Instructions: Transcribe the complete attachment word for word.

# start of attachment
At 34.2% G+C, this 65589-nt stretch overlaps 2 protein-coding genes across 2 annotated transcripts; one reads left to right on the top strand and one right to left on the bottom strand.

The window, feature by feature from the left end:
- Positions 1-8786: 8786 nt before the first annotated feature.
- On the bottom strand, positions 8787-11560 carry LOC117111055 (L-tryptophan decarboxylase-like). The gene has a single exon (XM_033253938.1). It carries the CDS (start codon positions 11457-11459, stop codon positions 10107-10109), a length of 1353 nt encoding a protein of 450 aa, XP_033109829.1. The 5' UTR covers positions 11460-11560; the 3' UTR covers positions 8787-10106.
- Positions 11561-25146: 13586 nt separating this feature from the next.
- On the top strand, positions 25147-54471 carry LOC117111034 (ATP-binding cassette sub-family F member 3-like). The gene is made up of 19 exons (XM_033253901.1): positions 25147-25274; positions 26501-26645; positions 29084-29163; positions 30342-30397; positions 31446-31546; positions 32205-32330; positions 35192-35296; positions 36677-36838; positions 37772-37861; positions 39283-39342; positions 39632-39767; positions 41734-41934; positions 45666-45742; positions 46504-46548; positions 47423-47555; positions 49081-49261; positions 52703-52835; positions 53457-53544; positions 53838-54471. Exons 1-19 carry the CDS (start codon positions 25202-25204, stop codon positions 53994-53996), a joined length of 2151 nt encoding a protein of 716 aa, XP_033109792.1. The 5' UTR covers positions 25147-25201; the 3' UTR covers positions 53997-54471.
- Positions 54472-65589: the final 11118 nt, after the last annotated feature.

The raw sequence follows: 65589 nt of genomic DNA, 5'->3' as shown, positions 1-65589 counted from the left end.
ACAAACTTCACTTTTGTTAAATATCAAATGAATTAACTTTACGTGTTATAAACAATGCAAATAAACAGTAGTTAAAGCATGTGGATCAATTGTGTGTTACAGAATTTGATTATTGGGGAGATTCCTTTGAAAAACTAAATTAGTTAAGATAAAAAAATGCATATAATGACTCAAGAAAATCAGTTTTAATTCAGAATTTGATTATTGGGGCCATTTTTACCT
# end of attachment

At 34.2% G+C, this 65589-nt stretch overlaps 2 protein-coding genes across 2 annotated transcripts; one reads left to right on the top strand and one right to left on the bottom strand.

The window, feature by feature from the left end:
- Positions 1-8786: 8786 nt before the first annotated feature.
- On the bottom strand, positions 8787-11560 carry LOC117111055 (L-tryptophan decarboxylase-like). The gene has a single exon (XM_033253938.1). It carries the CDS (start codon positions 11457-11459, stop codon positions 10107-10109), a length of 1353 nt encoding a protein of 450 aa, XP_033109829.1. The 5' UTR covers positions 11460-11560; the 3' UTR covers positions 8787-10106.
- Positions 11561-25146: 13586 nt separating this feature from the next.
- On the top strand, positions 25147-54471 carry LOC117111034 (ATP-binding cassette sub-family F member 3-like). The gene is made up of 19 exons (XM_033253901.1): positions 25147-25274; positions 26501-26645; positions 29084-29163; positions 30342-30397; positions 31446-31546; positions 32205-32330; positions 35192-35296; positions 36677-36838; positions 37772-37861; positions 39283-39342; positions 39632-39767; positions 41734-41934; positions 45666-45742; positions 46504-46548; positions 47423-47555; positions 49081-49261; positions 52703-52835; positions 53457-53544; positions 53838-54471. Exons 1-19 carry the CDS (start codon positions 25202-25204, stop codon positions 53994-53996), a joined length of 2151 nt encoding a protein of 716 aa, XP_033109792.1. The 5' UTR covers positions 25147-25201; the 3' UTR covers positions 53997-54471.
- Positions 54472-65589: the final 11118 nt, after the last annotated feature.

The raw sequence follows: 65589 nt of genomic DNA, 5'->3' as shown, positions 1-65589 counted from the left end.
ACAAACTTCACTTTTGTTAAATATCAAATGAATTAACTTTACGTGTTATAAACAATGCAAATAAACAGTAGTTAAAGCATGTGGATCAATTGTGTGTTACAGAATTTGATTATTGGGGAGATTCCTTTGAAAAACTAAATTAGTTAAGATAAAAAAATGCATATAATGACTCAAGAAAATCAGTTTTAATTCAGAATTTGATTATTGGGGCCATTTTTACCT